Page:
Entrepreneurism and M.I.T’s Impact

Gideon Gartner on Entrepreneurism at MITLast year, MIT Sloan School of Management published  a study performed by Professor and head of MIT’s Entrepreneurship program Ed Roberts (David Sarnoff Professor of Management of Technology, Founder/Chair, MIT Entrepreneurship Center), and Professor Charles Eesley (Assistant Professor in the Entrepreneurship Group at Stanford University). The study demonstrates MIT’s entrepreneurial impact, which may be typical of several of the country’s major universities but likely is tops.

This discussion summarizes an exhaustive study of MIT graduates’ entrepreneurial record; it was limited to those who founded companies, not including entrepreneurially motivated professionals who answer to their corporate responsibilities rather than to start their own business! But the points presented in the study implicitly suggest (if not helping to define) the rapid growth in entrepreneurship by university graduates. Although as mentioned it provides little data about E. trends in the office, we certainly recognize the  many corporations which have been including E. factors in  their promotion criteria, and their reliance on outside entrepreneurs for assistance.

The MIT study concluded that research and technology-intensive universities via their entrepreneurial spin-offs  have had a dramatic impact on the economy of the United States: MIT is undoubtedly at or near the forefront of this trend; extrapolation of the underlying survey data shows 25,800 currently active companies founded by MIT alumni that employ about 3.3 million people and generate annual world revenues of $2 trillion, producing the equivalent of the eleventh-largest economy in the world!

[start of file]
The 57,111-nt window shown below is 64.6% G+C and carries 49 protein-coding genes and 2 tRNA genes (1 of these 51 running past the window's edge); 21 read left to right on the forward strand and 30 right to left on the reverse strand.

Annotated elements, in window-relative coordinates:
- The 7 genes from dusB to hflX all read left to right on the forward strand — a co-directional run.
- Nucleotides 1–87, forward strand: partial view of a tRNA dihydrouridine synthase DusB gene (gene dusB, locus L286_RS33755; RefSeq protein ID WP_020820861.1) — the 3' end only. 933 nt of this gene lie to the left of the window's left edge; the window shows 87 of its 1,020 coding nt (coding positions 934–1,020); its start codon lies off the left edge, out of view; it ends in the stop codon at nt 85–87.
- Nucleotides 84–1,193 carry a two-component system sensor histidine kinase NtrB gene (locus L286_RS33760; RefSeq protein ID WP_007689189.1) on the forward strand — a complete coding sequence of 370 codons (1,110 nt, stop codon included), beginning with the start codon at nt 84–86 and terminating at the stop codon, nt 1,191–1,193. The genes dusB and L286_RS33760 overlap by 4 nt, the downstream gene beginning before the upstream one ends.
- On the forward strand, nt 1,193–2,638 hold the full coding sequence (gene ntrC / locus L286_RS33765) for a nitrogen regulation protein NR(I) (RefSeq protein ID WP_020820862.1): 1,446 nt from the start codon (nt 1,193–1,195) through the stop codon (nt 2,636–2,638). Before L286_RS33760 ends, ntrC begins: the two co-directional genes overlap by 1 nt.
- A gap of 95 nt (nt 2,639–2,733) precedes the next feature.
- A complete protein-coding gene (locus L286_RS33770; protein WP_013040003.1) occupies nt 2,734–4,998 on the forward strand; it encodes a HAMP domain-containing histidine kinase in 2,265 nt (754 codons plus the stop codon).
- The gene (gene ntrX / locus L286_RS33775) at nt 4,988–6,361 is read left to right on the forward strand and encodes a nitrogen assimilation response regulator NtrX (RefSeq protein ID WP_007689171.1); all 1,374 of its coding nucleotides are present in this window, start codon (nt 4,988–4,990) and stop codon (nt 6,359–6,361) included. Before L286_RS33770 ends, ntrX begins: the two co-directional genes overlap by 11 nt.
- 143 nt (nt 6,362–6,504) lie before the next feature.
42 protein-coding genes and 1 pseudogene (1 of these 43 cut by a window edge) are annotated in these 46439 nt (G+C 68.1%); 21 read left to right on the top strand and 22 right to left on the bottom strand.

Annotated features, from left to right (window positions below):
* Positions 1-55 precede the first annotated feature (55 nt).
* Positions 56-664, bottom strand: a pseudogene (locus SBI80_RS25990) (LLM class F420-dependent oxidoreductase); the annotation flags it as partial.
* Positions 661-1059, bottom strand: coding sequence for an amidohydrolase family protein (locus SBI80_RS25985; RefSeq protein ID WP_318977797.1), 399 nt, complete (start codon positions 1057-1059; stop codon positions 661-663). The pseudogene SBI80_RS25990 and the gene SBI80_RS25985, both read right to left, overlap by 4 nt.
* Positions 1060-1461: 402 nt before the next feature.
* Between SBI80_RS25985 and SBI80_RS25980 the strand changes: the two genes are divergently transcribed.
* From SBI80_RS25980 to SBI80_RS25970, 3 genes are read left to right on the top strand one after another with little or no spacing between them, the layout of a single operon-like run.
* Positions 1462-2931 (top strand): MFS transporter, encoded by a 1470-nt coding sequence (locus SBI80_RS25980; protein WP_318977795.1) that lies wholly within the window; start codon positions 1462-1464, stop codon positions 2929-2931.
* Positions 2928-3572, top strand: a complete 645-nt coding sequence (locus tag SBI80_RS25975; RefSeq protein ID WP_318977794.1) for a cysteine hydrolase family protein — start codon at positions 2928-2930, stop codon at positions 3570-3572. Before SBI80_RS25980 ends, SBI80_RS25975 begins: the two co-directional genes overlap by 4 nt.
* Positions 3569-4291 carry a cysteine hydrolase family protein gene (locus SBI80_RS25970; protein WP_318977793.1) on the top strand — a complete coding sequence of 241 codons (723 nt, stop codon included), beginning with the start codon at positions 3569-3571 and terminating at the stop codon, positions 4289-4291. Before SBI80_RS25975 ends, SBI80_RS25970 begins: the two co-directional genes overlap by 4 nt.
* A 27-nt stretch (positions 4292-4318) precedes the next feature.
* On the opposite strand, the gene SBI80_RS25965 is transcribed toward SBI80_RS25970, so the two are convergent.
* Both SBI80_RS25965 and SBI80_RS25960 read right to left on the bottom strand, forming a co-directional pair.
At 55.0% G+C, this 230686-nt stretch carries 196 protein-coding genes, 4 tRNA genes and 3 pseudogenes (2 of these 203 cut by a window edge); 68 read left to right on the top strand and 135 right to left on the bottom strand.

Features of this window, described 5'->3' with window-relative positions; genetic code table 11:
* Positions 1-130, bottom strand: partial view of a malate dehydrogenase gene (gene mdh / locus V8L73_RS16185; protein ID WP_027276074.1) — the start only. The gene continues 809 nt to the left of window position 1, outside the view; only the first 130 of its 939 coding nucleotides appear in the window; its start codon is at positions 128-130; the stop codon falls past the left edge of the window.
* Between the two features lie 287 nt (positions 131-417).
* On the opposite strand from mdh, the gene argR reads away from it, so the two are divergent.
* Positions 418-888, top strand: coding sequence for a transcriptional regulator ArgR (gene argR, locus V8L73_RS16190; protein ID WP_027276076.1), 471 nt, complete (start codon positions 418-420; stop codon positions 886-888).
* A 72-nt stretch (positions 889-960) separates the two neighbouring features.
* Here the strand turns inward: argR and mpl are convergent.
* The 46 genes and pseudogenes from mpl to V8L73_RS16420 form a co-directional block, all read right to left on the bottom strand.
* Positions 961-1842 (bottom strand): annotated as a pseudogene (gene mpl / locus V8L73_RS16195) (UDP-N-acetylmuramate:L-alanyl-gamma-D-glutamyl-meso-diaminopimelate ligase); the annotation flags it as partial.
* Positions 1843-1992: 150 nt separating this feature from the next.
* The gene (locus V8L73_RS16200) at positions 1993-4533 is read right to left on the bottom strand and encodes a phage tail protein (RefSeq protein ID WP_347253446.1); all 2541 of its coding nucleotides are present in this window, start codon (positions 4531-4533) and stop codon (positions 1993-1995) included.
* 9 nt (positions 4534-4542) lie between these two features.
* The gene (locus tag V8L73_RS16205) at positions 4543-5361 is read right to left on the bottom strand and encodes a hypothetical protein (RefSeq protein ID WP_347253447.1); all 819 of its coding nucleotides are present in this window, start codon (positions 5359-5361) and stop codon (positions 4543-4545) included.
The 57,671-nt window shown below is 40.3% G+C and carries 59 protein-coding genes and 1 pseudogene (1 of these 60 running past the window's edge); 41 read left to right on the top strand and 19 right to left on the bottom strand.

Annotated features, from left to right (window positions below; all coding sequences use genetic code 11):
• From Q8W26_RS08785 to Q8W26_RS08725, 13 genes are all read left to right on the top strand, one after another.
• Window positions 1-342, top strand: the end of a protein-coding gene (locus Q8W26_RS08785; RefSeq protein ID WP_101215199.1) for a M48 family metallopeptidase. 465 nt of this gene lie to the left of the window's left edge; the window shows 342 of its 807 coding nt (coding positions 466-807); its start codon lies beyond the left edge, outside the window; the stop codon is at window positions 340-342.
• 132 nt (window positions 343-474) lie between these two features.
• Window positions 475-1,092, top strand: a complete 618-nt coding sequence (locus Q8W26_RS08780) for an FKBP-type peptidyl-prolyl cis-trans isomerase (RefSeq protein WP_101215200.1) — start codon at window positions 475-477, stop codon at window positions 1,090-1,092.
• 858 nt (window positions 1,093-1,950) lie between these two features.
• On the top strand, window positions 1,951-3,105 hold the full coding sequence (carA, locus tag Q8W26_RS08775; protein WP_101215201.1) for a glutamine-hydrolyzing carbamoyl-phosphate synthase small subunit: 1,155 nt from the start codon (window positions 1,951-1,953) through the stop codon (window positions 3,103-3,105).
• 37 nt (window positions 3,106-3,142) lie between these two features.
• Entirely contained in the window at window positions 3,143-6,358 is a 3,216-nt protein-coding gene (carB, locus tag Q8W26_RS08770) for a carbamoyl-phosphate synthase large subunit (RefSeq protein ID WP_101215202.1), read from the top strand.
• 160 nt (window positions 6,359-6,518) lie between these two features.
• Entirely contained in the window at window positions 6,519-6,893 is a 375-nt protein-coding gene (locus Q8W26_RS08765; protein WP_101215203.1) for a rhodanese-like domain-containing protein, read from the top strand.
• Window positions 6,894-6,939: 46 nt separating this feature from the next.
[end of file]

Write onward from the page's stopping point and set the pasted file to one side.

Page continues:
In addition the study demonstrates that a higher percentage of graduates pursuing new ventures, emerge out of each successive MIT graduating class, in other words the trend is  an  acceleration of entrepreneurial  activities, and entrepreneurial graduates  are starting their first companies sooner (and at earlier ages). Also,  the number of companies founded per MIT alumnus has also been increasing  therefore generating  increasing economic impact per graduate.

The type of firms founded by MIT alumni may reflect the thrust of the school: these new companies are frequently knowledge-based in software, biotech, manufacturing  or consulting (generally in the architectural, business, and engineering spheres).  Because most represent advanced technologies and generally sell to interstate and world markets, they may have a disproportionate importance to  their local economies; for example, the statistics show that they employ higher-skilled (and therefore  higher-paid) employees, nevertheless their global revenues per employee are far greater than the revenues produced by the average American company.